11 September 2011

Chocolate chip pecan toffee cookies

Oops!  I mean Lacey Chocolate chip pecan toffee cookies

Even though it's only been about five or six weeks since I last posted, it feels longer...much longer.  I fully admit to a bit of sheepishness about the length of this past break.  My usual two or so week break stretched to three...and then a month...and then it became...umm...a wee bit longer.

I think I have good reason.  The fact is...I really didn't cook or bake a lot this summer. Between this and that, this food fete and that dinner, most of my kitchen activity seemed to be microwaving or simply pulling a cold drink...erm...salad fixings from the fridge.

That's the way it goes sometimes.

This week I made a very conscious effort to reacquaint myself with my kitchen and create something to write about.  I decided upon chocolate chip cookies.

Goodness knows I've made hundreds of dozens of them over the years.  That should be a nice, easy way of easing me back into the swing of things.


You know what it's like to take a yoga class after not doing a Dwi Pada Viparita Dandasana for five years?  That feeling that even the corpse pose is well beyond capabilities?

Okay...maybe you don't.  But I do...and it's weighing heavily as I'll be unfurling my mat for the first time in half a decade on Tuesday.  No...I'm not concerned...overly.

Yeah.  That's what it was like baking these cookies.

I looked at a few recipes, including the Alton Brown's Chocolate Chip Cookie #10 (aka the Toll House Recipe) and a couple of community even cookbooks and came up with another way to build a chocolate chip cookie (because, of course, the world needs another chocolate chip cookie recipe).

It all came together nicely and I scooped out the first tray of cookies.

After eight minutes I took out the first tray of cookies from the oven.

The first tray looked more like crocheted lace doilies by someone obsessed with the popcorn stitch.  Half the tray was one lacy cookie ooze of sugar and butter, held together by the occasional molten pool of toffee and studded with softened chocolate, as well as the just scant amount of flour I used.

Don't get me wrong, they were buttery and soft and nummily sticky with melted toffee bits...but they didn't have  the toothsome weight that I wanted.

Thank goodness I can fix things on the fly.

Based on the amount of dough left, I measured out some flour.  Presto!  Cookies that keep their shape without being too cakey (the bane of My Dear Little Cardamummy's cookies (but you didn't hear that from me)), lovely and chewy and just salty enough to cut through the combined sweetness of the dough, the chocolate and the toffee.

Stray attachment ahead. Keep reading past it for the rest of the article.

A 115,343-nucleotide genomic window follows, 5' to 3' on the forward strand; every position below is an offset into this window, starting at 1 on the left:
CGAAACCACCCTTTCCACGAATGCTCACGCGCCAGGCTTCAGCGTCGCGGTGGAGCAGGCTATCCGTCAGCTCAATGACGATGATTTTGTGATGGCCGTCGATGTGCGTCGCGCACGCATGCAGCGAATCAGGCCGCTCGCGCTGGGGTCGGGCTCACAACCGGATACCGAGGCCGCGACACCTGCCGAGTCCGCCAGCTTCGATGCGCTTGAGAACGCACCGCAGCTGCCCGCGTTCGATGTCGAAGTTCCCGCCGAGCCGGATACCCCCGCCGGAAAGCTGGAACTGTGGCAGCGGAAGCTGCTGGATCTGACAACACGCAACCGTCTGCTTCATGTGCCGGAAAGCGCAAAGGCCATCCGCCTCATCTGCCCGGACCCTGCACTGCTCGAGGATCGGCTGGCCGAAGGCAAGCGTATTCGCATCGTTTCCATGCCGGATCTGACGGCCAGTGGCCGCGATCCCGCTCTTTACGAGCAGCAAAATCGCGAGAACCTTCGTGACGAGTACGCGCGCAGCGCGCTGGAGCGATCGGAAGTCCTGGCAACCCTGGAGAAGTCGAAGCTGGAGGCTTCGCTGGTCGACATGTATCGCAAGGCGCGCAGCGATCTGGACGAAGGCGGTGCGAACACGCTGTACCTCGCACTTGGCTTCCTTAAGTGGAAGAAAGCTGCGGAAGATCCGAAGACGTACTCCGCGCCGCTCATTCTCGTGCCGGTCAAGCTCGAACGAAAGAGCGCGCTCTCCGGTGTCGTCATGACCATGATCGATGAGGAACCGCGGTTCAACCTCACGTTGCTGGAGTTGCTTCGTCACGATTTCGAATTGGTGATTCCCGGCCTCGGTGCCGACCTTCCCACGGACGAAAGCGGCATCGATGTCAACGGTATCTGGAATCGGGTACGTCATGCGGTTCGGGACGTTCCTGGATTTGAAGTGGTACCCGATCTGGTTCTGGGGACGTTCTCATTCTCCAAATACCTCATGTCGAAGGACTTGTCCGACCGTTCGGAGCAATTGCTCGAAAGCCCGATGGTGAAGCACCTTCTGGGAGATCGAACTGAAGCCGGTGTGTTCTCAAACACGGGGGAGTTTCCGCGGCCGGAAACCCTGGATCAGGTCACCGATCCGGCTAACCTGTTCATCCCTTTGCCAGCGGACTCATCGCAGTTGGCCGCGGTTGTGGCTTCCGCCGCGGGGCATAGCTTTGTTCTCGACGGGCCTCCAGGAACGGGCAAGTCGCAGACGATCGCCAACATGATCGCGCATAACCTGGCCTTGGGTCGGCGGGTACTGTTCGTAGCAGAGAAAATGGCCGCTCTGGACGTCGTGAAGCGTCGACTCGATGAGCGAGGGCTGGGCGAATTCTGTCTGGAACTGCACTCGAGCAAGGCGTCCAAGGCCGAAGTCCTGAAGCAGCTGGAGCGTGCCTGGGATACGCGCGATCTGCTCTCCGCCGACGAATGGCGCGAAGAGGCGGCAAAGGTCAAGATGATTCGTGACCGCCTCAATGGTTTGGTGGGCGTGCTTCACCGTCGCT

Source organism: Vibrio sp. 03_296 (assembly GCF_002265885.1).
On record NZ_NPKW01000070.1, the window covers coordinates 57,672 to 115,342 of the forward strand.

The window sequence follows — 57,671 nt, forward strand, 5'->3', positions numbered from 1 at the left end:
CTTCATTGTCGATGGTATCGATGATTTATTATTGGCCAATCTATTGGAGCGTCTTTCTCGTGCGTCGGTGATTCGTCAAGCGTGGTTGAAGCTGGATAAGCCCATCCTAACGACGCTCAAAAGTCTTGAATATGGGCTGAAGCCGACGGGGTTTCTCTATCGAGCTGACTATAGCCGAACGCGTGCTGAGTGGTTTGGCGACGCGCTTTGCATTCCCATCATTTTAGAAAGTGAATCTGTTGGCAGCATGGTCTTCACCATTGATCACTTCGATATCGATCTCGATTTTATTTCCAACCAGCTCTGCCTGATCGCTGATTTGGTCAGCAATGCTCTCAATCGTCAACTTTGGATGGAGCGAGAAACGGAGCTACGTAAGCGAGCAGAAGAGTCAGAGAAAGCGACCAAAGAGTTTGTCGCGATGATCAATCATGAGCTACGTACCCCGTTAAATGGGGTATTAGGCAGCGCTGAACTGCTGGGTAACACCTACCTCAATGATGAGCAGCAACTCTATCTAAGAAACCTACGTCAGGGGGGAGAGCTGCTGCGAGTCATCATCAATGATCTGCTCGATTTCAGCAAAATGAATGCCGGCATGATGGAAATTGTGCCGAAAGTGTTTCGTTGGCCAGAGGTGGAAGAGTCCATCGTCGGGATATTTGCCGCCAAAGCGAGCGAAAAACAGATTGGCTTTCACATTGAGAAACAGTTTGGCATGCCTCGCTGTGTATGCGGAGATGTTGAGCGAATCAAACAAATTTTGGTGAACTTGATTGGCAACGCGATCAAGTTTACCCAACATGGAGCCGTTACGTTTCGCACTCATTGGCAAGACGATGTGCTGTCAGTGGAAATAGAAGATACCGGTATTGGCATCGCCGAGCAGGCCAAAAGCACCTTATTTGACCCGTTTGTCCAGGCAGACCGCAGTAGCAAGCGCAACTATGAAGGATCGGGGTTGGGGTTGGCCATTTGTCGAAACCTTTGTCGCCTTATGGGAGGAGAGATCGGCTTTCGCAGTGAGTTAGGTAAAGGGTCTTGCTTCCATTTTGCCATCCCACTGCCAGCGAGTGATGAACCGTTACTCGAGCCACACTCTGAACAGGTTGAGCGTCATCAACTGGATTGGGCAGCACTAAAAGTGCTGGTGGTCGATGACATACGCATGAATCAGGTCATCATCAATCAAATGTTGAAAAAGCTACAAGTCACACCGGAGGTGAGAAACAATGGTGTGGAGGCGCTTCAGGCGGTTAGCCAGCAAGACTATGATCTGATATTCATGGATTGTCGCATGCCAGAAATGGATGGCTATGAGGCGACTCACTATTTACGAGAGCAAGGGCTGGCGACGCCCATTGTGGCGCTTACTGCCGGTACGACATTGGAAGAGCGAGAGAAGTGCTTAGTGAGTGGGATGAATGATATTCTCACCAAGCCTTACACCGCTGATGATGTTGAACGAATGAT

Not bad for my return to the kitchen, I think.

Chocolate Chip Pecan Toffee Cookies
Chocolate Chip Toffee Pecan Cookies 
Yield 3-4 dozen

175g (1.25c/300ml) all purpose flour
0.5tsp (2.5ml) bicarbonate of soda
0.5tsp (2.5ml) salt
115g (0.5c/120ml) soft butter
125g (10Tbsp/150ml) brown sugar
75ml (6Tbsp/90ml) white sugar
0.5tsp (2.5ml) vanilla extract
1 egg
175g (1c/250ml) chocolate chips
100g (0.5c/125ml) chopped pecans
75g (0.5c/125ml) toffee bits

Preheat oven to 180C/350F/Moderate. Line cookie trays with parchment paper.

Sift together flour, bicarb and salt. Set aside.

Cream together butter, both sugars and vanilla for about five minutes or until light and fluffy. Beat in the egg. Mix in the flour until just combined. Fold in the chocolate, nuts and toffee.

Roll into teaspoon-sized balls and place about 4cm (1.5") apart on the prepared cookie trays. Do not flatten.  Bake for 7-9 minutes, or until the cookies have spread and are golden around the edges and on the bottom.

Let cool on the the tray for about five minutes and then transfer to a wire wrack to cool completely.

Note: for the lacey version, reduce the flour by about 35g (0.25c/60ml); when you portion them out, flatten then slightly before baking.

I'm a quill for hire!


MargaretJ said...

Good to see you back!

Mikaela Cowles said...

Welcome back to the kitchen. I relate to the absence. Summer was a hard time to be in the kitchen. There were just WAY to many things going on elsewhere.